The Oscar Mayer wienermobile parked on a highway.

Image source: Kraft Heinz.

Kraft Heinz

Among the four dozen holdings in Berkshire Hathaway's portfolio, none has arguably been more of a dumpster fire in 2019 than food and beverage company Kraft Heinz (NASDAQ:KHC). Even though another Buffett stock has been worse in the percentage decline department, no company has cost Berkshire more money this year than Kraft Heinz. In total, Berkshire owns more than 325 million shares of the company, resulting in a year-to-date loss of almost $3.1 billion, including dividends paid, through this past weekend.

The problems really came to light for Kraft Heinz in February, when the company took a whopping $15.4 billion charge to writedown the value of a number of its brands. Even after this valuation writedown, Kraft Heinz is still lugging around $35.8 billion in goodwill, as well as $28.1 billion in long-term debt. In short, the balance sheet is a mess, and in hindsight it's become apparent that Heinz grossly overpaid for Kraft Foods a few years ago. The company probably needs quite a bit of capital to reignite North American sales, but it simply doesn't have it at the moment, with cost-cutting, rather than spending, the first order of business.

For his part, Buffett has said that Berkshire will not sell its stake in Kraft Heinz, which represents 26.7% of the company's outstanding shares. Doing so would add even more pressure to an already pummeled stock. However, I don't understand why Buffett doesn't slowly pare his position, a few million shares per quarter. Kraft Heinz doesn't appear anywhere near turning itself around anytime soon, and Buffett could certainly find better places to park his money.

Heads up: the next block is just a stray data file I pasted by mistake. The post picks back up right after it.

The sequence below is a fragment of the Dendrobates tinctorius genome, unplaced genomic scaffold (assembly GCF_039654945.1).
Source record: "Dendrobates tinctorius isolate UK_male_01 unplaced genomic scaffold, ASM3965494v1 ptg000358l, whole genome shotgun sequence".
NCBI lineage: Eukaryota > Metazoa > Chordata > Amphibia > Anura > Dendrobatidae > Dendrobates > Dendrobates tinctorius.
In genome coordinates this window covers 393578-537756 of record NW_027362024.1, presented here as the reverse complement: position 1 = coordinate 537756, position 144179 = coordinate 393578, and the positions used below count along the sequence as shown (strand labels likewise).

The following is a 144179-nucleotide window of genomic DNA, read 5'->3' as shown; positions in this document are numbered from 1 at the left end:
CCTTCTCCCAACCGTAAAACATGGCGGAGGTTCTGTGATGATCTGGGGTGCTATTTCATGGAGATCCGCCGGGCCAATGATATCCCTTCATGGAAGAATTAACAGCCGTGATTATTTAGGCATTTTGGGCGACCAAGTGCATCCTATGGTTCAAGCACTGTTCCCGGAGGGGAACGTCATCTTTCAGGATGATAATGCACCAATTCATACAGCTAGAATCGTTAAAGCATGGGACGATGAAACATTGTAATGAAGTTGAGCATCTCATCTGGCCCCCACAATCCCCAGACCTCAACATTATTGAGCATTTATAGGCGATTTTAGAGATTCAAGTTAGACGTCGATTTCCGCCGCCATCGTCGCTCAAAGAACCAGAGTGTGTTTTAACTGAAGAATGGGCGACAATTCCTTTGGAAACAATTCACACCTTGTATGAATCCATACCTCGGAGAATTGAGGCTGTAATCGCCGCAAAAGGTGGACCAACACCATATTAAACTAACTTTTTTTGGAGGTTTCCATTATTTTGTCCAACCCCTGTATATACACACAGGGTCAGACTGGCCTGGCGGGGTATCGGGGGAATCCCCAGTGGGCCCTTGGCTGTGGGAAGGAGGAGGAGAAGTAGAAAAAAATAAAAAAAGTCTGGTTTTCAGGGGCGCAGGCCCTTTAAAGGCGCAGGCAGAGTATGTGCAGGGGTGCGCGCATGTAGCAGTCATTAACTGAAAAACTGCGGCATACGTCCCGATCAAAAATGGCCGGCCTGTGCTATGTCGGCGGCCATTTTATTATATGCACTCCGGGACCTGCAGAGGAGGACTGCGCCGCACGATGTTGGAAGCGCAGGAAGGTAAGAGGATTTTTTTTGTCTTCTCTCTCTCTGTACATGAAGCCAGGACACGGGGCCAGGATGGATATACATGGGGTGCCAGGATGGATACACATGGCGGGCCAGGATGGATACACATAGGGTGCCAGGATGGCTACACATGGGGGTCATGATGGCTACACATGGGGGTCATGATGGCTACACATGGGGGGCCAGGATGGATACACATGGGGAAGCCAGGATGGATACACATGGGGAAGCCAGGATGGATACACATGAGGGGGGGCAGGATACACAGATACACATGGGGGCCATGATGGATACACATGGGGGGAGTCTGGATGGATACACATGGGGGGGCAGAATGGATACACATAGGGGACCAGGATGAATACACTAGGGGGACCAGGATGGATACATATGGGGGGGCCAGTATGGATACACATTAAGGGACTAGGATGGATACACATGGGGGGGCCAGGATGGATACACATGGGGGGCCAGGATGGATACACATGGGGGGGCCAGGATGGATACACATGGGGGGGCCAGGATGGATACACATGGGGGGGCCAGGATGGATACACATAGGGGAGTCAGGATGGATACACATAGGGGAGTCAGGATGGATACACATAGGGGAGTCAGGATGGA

Generic prescription drug tablets covering a one hundred dollar bill, with Ben Franklin's eyes peering out from between the tablets.

Image source: Getty Images.

Teva Pharmaceutical Industries

Finally, I remain somewhat surprised that Berkshire Hathaway hasn't sold a single share of embattled brand-name and generic drug developer Teva Pharmaceutical Industries (NYSE:TEVA). It should be noted that Teva was initially added to Berkshire's portfolio by one of Buffett's trusted investment team members, and not the Oracle of Omaha himself.

Initially, when Berkshire first bought into Teva, I believed that Teva met a lot of the qualities that Buffett himself would look for in an investment. And while I continue to believe in Teva (I've been a shareholder for some time), the company simply doesn't mesh with Buffett's investment style any longer.

As a refresher, Teva Pharmaceutical has seen its top-selling brand-name drug exposed to generic competition, settled bribery charges, dealt with executive turnover, and contended with generic-drug pricing weakness, all within a span of two years. More recently, it's faced lawsuits from 44 states over the role it played in the rise of opioid prescriptions in the United States. As the icing on the cake, the company also sports nearly $27 billion in total debt. These are not issues that Buffett is typically willing to tolerate, nor is healthcare a sector that the Oracle of Omaha much cares for. 

Though I believe Teva has the tools to be a long-term success story, it doesn't meet the criteria that Buffett typically looks for in an investment. As such, I believe it would have been wise for Berkshire to begin paring down its position during the third quarter.

This article represents the opinion of the writer, who may disagree with the “official” recommendation position of a Motley Fool premium advisory service. We’re motley! Questioning an investing thesis -- even one of our own -- helps us all think critically about investing and make decisions that help us become smarter, happier, and richer.